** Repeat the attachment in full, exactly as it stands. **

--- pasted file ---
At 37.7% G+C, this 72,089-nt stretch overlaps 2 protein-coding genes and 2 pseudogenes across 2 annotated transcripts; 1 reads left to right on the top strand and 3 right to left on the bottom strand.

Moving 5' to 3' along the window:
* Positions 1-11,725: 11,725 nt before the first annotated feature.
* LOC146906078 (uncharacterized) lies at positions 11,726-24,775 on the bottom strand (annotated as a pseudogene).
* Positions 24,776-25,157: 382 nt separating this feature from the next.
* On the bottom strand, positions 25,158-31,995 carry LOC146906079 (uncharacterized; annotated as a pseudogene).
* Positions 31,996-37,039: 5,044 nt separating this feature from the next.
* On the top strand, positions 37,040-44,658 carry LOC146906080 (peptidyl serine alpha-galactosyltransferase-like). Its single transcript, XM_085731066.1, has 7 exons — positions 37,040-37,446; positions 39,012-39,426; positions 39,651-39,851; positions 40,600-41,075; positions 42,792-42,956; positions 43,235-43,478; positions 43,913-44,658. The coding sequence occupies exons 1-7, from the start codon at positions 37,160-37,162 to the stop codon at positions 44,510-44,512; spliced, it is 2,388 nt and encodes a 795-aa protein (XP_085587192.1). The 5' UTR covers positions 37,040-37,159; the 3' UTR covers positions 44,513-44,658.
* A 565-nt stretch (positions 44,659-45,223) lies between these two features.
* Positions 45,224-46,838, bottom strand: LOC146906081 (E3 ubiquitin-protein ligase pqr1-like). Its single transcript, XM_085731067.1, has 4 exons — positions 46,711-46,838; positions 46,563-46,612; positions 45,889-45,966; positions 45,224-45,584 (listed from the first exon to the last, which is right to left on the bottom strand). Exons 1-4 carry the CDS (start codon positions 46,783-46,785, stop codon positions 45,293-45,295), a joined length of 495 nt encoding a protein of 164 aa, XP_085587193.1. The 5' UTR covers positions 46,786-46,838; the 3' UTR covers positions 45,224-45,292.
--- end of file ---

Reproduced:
At 37.7% G+C, this 72,089-nt stretch overlaps 2 protein-coding genes and 2 pseudogenes across 2 annotated transcripts; 1 reads left to right on the top strand and 3 right to left on the bottom strand.

Moving 5' to 3' along the window:
* Positions 1-11,725: 11,725 nt before the first annotated feature.
* LOC146906078 (uncharacterized) lies at positions 11,726-24,775 on the bottom strand (annotated as a pseudogene).
* Positions 24,776-25,157: 382 nt separating this feature from the next.
* On the bottom strand, positions 25,158-31,995 carry LOC146906079 (uncharacterized; annotated as a pseudogene).
* Positions 31,996-37,039: 5,044 nt separating this feature from the next.
* On the top strand, positions 37,040-44,658 carry LOC146906080 (peptidyl serine alpha-galactosyltransferase-like). Its single transcript, XM_085731066.1, has 7 exons — positions 37,040-37,446; positions 39,012-39,426; positions 39,651-39,851; positions 40,600-41,075; positions 42,792-42,956; positions 43,235-43,478; positions 43,913-44,658. The coding sequence occupies exons 1-7, from the start codon at positions 37,160-37,162 to the stop codon at positions 44,510-44,512; spliced, it is 2,388 nt and encodes a 795-aa protein (XP_085587192.1). The 5' UTR covers positions 37,040-37,159; the 3' UTR covers positions 44,513-44,658.
* A 565-nt stretch (positions 44,659-45,223) lies between these two features.
* Positions 45,224-46,838, bottom strand: LOC146906081 (E3 ubiquitin-protein ligase pqr1-like). Its single transcript, XM_085731067.1, has 4 exons — positions 46,711-46,838; positions 46,563-46,612; positions 45,889-45,966; positions 45,224-45,584 (listed from the first exon to the last, which is right to left on the bottom strand). Exons 1-4 carry the CDS (start codon positions 46,783-46,785, stop codon positions 45,293-45,295), a joined length of 495 nt encoding a protein of 164 aa, XP_085587193.1. The 5' UTR covers positions 46,786-46,838; the 3' UTR covers positions 45,224-45,292.